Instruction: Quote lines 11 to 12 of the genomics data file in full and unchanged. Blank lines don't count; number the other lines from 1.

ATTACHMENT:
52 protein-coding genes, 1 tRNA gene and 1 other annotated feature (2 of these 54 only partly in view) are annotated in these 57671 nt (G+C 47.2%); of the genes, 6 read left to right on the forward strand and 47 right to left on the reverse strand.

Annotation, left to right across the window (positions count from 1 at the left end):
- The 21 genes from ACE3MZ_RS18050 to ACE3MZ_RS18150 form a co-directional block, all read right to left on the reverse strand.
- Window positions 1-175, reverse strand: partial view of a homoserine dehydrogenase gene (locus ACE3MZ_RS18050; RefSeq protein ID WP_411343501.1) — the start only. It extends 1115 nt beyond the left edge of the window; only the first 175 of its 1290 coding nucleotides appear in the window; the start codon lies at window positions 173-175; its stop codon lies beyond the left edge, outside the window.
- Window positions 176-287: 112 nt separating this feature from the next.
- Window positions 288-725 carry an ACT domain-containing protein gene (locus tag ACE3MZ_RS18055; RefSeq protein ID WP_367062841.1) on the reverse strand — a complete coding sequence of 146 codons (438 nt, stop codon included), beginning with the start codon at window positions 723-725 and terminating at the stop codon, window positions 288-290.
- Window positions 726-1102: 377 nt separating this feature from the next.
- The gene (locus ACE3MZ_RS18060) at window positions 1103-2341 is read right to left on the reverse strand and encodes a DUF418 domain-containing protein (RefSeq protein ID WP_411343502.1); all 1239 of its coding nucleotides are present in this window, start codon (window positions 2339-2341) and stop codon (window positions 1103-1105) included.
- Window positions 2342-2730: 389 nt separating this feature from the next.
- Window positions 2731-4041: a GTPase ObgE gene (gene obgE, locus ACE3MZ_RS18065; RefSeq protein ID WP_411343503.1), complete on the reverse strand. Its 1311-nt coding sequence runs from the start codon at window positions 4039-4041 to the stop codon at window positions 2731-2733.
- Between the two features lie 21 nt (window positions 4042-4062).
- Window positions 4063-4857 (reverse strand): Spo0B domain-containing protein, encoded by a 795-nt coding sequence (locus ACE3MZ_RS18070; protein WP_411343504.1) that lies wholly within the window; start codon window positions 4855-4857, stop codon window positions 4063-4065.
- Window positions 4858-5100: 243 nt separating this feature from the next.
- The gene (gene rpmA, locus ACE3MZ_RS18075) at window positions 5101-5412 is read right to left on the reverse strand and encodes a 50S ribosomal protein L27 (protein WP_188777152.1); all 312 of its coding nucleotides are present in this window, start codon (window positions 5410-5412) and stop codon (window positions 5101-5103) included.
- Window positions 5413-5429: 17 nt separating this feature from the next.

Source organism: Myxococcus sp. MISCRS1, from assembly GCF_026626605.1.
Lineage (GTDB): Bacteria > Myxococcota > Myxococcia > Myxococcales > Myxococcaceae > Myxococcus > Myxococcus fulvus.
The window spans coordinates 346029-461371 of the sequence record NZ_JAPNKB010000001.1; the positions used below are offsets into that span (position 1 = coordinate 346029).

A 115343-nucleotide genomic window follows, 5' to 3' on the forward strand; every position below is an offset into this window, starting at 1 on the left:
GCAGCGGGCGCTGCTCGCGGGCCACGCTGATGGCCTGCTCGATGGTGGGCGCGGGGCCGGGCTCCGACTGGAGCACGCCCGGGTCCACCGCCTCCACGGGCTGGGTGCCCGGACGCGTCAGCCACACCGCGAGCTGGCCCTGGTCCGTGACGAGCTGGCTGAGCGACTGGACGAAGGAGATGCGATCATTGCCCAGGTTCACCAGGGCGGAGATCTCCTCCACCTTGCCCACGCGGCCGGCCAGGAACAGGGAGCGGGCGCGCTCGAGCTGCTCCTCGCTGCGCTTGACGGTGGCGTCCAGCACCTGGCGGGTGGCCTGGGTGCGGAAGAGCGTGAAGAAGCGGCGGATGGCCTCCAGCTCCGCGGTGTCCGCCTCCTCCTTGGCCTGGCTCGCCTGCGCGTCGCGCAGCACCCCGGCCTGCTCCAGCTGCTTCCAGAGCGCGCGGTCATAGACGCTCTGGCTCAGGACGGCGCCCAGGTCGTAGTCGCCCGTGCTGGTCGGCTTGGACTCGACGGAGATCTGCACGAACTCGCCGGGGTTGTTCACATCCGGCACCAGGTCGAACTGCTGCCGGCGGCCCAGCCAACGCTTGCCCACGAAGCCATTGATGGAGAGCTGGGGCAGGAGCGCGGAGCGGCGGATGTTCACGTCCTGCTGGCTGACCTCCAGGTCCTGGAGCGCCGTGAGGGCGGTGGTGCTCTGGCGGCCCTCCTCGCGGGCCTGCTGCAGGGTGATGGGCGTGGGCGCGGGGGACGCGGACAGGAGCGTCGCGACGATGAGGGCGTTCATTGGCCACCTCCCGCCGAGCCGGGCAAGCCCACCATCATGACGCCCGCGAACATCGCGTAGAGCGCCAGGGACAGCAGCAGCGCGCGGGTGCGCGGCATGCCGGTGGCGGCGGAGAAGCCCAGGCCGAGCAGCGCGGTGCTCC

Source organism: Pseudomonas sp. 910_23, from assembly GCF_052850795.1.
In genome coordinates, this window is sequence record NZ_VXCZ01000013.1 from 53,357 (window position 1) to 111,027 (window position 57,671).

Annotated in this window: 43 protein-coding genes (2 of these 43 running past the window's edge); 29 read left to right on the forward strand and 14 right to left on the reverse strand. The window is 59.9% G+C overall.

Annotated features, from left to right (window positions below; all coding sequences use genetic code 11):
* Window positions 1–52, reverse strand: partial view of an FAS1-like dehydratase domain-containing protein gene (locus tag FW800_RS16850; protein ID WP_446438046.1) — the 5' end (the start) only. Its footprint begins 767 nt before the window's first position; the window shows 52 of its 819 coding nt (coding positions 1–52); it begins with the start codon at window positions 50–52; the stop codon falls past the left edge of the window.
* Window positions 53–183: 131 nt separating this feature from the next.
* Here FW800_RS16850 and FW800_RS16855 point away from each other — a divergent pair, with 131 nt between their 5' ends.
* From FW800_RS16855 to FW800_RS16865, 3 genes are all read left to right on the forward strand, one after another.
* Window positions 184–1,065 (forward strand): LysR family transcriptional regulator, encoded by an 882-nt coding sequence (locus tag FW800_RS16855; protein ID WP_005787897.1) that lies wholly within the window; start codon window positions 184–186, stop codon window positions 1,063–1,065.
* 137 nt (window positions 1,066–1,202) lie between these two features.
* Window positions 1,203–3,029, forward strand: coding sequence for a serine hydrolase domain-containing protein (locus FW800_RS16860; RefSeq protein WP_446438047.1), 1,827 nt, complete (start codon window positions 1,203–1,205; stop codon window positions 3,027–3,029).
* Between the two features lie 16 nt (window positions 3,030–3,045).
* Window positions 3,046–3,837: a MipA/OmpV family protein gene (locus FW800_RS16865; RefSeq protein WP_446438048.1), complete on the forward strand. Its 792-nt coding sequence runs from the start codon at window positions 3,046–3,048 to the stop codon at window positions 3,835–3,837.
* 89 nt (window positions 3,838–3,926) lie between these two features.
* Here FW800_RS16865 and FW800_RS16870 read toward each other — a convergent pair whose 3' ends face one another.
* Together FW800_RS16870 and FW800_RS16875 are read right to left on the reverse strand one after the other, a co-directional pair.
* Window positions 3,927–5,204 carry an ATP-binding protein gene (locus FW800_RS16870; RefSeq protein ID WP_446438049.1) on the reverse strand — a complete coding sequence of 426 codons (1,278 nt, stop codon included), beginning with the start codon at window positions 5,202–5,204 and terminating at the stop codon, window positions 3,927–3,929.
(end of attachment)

- Between the two features lie 21 nt (window positions 4042-4062).
- Window positions 4063-4857 (reverse strand): Spo0B domain-containing protein, encoded by a 795-nt coding sequence (locus ACE3MZ_RS18070; protein WP_411343504.1) that lies wholly within the window; start codon window positions 4855-4857, stop codon window positions 4063-4065.